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Welcome to PN Review, one of the outstanding literary magazines of our time.

'...probably the most informative and entertaining poetry journal in the English-speaking world.'
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Submissions to PN Review: Current subscribers may submit work by e-mail (word attachment). All other submissions should be made by post to: The Editors, PN Review, 4th Floor, Alliance House, 30 Cross Street, Manchester M2 7AQ, UK. Submissions should be accompanied by a self-addressed return envelope and should generally not exceed four poems/five pages.

PN Review 242
Featured Poem
Like, Elizabeth Bishop Delivered by the Oxford Professor of Poetry on 1 March 2018, Examination Schools, Oxford Simon Armitage I’LL BEGIN WITH A FEW QUOTES, all taken from Geography III. Here’s the first:

Iberia in shape resembles
a stretched-out hide, its breadth
running north to south,
the neck pointing east.

And the second quote:

The same is true of whales
... read more
Love and Data O Brave New World, That Has Such Data In’t
(Love and Self-Understanding in an Algorithmic Age)
To keep a diary is to court externality. The world enters our bodies as event and perception. In writing a diary we grasp what happened to us, through emotion, thought and memory, and give those inner blooms an external existence on the page. Yesterday’s encounter with a stranger re-emerges in ink: but focused, considered, in some way understood.

Diaries and the new generations of biometric monitor share unlikely kinship. Both read the mind’s movements; both take the heart’s temperature. Children – girls especially – are encouraged to chronicle their days in a journal. Some entries are addressed to the diary itself, as if self-revelation were a dialogue with the mute page. Experience is made to speak. The child listens to herself.

Hand the child a calculator, and we may take away her need, perhaps even her desire, to walk a mental path through the queer, abstract forest of numerical symbols. 3 x 4 = 12 becomes an operation for the fingers alone, a simple task of data entry. The computation is carried out by the machine. In days to come, we may give the child a biometric monitor – they come in child sizes – and let her grow up with it. But will we change how she interprets the racing of her heart? For she may choose to push a button to read her state of mind, to tell her what it is she feels.

When I speak with you, I speak with a world; I speak with an ecology. Within that space of recognition, talking together is as sensual an experience as venturing into places one’s never been before: an undiscovered country, and a deeply human country.

When we talk with an artificial intelligence in the not-too-distant future, we may discover new realms beyond the human – new cognitive and even emotional places, made possible by maths and abstraction. We may forget that the voice was first compiled from a panoply of once-recorded humanness: the externalised, discretised, digitised, optimised expressions of the living.

A machine may be changed by its interaction with us – by definition, machine learning learns by processing – but what it takes from us is data, not experience. The complex of emotion, perception, memory and thought that we know as ‘experience’ remains, for now, the preserve of those living in the flesh. The intertwining of two people in an intimate dialogue is a coupling of experience with experience to make a greater than.

Discretisation, optimisation and control: the world of AI is a mathematician’s delight. Take a stream of information with an undetermined number of attributes, mirroring the rich sensory modes of our perception. AI applies a complex analysis to the stream. It comes up with a set of factors that can each be controlled – that is, turned on or off – based on the optimal ‘weight’, or ‘cost’, of each on/off decision.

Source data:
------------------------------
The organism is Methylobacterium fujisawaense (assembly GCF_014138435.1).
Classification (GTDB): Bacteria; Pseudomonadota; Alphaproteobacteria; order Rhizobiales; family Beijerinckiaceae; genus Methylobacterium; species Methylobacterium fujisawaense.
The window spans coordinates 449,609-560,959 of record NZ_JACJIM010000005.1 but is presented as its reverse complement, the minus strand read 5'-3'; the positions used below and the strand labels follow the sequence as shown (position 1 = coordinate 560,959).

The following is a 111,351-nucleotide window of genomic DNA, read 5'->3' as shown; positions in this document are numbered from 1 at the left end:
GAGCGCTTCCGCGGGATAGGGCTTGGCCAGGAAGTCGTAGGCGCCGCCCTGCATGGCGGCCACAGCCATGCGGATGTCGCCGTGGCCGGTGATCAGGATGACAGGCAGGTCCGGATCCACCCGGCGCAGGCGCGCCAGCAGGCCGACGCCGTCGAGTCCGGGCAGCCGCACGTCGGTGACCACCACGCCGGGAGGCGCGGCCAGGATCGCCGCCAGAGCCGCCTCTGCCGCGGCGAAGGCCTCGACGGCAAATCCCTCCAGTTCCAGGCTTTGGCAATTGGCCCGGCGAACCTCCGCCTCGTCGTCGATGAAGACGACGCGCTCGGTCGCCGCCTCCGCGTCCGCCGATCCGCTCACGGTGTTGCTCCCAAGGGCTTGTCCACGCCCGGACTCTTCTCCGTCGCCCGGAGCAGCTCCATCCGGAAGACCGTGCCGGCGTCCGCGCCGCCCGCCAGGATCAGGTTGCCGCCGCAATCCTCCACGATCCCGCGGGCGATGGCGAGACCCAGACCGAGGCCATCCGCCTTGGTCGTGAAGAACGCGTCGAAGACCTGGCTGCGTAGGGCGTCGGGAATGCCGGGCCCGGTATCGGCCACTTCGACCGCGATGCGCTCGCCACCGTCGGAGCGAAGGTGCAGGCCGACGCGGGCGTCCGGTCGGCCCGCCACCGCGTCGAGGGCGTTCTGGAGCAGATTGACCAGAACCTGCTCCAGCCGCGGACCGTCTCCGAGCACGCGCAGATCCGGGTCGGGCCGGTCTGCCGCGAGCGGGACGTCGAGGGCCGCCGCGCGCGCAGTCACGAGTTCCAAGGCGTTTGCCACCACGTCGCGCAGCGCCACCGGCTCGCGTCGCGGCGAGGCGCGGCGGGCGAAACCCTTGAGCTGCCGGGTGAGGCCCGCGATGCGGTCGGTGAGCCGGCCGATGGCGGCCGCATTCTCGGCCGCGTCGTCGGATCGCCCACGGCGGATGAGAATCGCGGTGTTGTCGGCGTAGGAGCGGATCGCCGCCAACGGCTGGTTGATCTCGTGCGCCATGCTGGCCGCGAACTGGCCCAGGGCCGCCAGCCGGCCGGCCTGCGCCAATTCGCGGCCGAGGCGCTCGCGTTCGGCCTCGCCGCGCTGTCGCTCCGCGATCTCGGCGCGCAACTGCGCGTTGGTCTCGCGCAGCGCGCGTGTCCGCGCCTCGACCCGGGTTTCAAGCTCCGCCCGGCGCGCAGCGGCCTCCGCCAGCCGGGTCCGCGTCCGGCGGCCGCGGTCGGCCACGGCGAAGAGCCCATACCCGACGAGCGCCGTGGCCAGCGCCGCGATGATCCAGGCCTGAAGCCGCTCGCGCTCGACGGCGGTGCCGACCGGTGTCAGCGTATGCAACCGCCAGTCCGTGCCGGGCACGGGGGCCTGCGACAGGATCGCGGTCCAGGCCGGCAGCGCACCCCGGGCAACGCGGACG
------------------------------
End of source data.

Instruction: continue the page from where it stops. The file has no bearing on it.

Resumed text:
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Interview with Loretta Collins Klobah ‘Sentient of how we are related’
Loretta Collins Klobah talks Ricantations
Vahni Capildeo Still, we feel new incantations of something
primal in us, allied by our hurricane grief,
disordered, but sentient of how we are related, neighbours,
iguanas, honey bees, bats, birds, trees, islands.
What is possible now? Can we do some things
differently now?
                                        — Loretta Collins Klobah, ‘Ricantations’

Your first book, The Twelve-Foot Neon Woman, appeared from Peepal Tree Press (Leeds) in 2011. Can you say something about your beginnings with that book?

The poems based in Puerto Rico take their subjects and energy from Santurce and Barrio Obrero (areas of San Juan), and Old San Juan; the urban forest; bomba dancing, narcoculture, street graffiti; and our history. Other poems range several of the Caribbean islands, Peckham and Notting Hill in London, and a bus terminal in Chicago. They touch on ... read more
Selected from the Archive...
A Lyric Voice at Bay Eavan Boland
Critics work in a text. Biographers work in the foreground and the background. And the critic's work is made much harder when the background has been overwritten by events, interpretations and frank and forgetful prejudice. At that point the critic has to do some double-jobbing in order to rescue the text from the biographical background and the reader's resistance.

Albert Gelpi has set himself a hard task.1 Cecil Day Lewis, at least at first glance, is a decidedly awkward subject. Before reading this book I would have said Day Lewis was a refugee from the 1930s: and Anglo-Irish Georgian, who admired Tom Moore and consorted with Auden. A gentlemanly Communist. A hopelessly lyric inhabitant of a hard-driving decade. A poet who didn't so much lose his identity as have it handed to him in fragments: national, poetic, ... read more
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